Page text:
Luis Severino and the Yankees may end up battling in arbitration, but Brian Cashman would prefer to reach a long-term deal with the team’s ace.
The Yankees know just how ugly the arbitration process can be. They went through a tense battle with Dellin Betances back in 2017 and they want to avoid the same issue with Luis Severino.
General manager Brian Cashman and company would much prefer to sign their ace to a long-term contract before they are forced to battle with he and his representatives in the court room.
The good news for Yankees fans is that the two sides are at least engaged in talks about what it would take to keep Severino in pinstripes for the foreseeable future.
It’s unclear if the two sides are in the same ballpark on years and salary, but keeping an open line of communication is the first step towards a successful negotiation.
It’s also important to note that Severino’s arbitration hearing with the Yankees hasn’t been scheduled as of yet.
That may be a tell that both sides are hoping to avoid that type of conflict. Plenty of other teams and their players have already hashed out their contract terms via the contentious method.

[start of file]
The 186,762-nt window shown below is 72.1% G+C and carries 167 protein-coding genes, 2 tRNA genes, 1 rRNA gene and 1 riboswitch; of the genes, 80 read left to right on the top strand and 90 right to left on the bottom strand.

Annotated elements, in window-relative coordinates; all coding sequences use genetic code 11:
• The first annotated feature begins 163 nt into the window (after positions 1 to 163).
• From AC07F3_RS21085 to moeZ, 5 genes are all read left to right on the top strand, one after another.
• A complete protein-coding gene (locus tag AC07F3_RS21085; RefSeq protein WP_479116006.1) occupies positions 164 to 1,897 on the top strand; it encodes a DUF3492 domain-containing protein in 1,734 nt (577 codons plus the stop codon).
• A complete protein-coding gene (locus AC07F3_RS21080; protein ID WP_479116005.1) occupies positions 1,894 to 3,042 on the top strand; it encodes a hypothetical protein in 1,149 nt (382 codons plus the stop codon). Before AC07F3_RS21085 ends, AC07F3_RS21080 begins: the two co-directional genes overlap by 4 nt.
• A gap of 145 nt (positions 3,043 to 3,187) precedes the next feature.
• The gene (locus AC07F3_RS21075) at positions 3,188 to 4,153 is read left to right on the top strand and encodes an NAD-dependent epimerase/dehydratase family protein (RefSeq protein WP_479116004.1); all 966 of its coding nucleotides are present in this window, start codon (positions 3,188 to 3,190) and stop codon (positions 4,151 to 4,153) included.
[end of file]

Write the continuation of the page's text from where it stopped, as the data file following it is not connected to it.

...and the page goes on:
Cashman and company may be helped by the recent deal between the Phillies and Aaron Nola. The 25-year-old right hander was scheduled for arbitration, but instead agreed to a four-year, $45 million deal with Philadelphia on Wednesday.
That should give everyone involved with the Severino negotiations a pretty good deal to use as a baseline.
It will be interesting to see just how much long-term cash the Yankees are willing to commit after how much Severino struggled down the stretch last season.
He was arguably the best pitcher in baseball before the All-Star break, but things went downhill quickly during the second half of the campaign.
Severino does deserve credit for working hard in the offseason to improve his conditioning and stamina. It was clear he lost a little velocity late in the 2018 season.
Changing his diet has allowed the Yankees ace to lose somewhere between 12 and 15 pounds coming into Spring Training. Improved fitness won’t solve all of his issues from last season, but they could be part of his solution.
Severino and the Yankees could definitely still end up battling in arbitration, but there is a very real chance they will find a way to come to a long-term agreement to avoid that sort of ugliness. Everyone in the Yankees front office and coaching staff still regards Severino as their ace of the present and future.
Don’t be surprised if they pay him that way in the very near future.